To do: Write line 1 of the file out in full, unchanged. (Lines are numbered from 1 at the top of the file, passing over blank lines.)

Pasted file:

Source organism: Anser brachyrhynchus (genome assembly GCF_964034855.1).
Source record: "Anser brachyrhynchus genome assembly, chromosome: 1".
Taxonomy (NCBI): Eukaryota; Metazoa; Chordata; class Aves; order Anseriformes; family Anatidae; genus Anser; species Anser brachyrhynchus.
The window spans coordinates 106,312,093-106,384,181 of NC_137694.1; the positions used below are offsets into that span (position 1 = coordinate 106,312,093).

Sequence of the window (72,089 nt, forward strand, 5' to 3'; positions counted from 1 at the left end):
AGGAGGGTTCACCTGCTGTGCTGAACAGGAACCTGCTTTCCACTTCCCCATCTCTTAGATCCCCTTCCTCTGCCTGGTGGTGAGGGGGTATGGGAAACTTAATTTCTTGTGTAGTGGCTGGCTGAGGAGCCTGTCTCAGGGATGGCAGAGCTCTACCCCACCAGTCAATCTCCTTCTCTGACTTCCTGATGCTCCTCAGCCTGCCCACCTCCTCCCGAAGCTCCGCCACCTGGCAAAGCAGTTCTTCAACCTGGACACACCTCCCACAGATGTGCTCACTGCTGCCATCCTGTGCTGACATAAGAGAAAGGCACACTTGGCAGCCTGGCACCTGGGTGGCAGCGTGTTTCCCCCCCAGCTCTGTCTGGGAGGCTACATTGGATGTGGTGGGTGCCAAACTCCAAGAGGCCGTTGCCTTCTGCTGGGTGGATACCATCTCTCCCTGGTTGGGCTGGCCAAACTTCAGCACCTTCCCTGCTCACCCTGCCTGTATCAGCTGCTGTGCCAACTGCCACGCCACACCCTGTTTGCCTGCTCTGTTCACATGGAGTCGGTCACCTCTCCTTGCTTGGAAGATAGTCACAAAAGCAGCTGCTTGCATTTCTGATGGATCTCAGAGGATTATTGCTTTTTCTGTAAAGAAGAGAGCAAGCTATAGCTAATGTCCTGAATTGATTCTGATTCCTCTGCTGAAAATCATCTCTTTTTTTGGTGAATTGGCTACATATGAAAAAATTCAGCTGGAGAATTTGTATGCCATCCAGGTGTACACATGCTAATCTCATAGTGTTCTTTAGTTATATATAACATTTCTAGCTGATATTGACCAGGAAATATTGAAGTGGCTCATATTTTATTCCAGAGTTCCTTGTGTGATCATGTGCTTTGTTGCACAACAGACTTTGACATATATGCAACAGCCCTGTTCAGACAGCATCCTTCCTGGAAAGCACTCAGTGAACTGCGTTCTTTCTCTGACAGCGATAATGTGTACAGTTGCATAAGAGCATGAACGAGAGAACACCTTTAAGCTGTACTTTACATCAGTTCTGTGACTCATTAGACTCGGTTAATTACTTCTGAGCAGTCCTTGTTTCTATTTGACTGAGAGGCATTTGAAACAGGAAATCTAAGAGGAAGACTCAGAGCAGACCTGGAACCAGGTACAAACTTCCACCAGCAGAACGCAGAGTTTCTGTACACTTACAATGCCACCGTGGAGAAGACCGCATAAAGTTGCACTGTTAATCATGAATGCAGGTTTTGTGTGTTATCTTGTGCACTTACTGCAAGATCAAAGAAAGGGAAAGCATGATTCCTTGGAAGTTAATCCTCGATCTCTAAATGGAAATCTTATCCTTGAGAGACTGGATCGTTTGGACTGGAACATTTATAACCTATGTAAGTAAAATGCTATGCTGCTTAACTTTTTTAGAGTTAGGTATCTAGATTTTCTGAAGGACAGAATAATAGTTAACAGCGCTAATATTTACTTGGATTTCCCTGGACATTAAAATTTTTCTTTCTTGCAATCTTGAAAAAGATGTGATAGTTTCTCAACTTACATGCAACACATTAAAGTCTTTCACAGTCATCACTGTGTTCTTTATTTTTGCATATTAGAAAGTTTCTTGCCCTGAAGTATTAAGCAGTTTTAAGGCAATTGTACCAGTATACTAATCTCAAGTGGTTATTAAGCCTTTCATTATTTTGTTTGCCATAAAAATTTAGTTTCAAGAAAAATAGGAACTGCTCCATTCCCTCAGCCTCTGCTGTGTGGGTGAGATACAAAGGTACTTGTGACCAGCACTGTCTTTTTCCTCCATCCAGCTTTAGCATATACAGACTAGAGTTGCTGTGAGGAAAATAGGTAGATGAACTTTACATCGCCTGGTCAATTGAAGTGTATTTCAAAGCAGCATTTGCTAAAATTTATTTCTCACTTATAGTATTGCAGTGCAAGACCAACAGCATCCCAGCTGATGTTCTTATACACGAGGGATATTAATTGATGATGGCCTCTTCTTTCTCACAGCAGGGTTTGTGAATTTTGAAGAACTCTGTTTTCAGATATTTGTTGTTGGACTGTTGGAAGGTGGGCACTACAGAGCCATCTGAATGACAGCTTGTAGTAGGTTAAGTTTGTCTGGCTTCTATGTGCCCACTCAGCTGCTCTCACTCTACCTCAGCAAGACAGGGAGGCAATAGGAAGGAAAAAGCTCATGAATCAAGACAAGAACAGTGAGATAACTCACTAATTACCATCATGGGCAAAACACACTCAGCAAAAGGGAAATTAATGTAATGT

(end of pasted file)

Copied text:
Source organism: Anser brachyrhynchus (genome assembly GCF_964034855.1).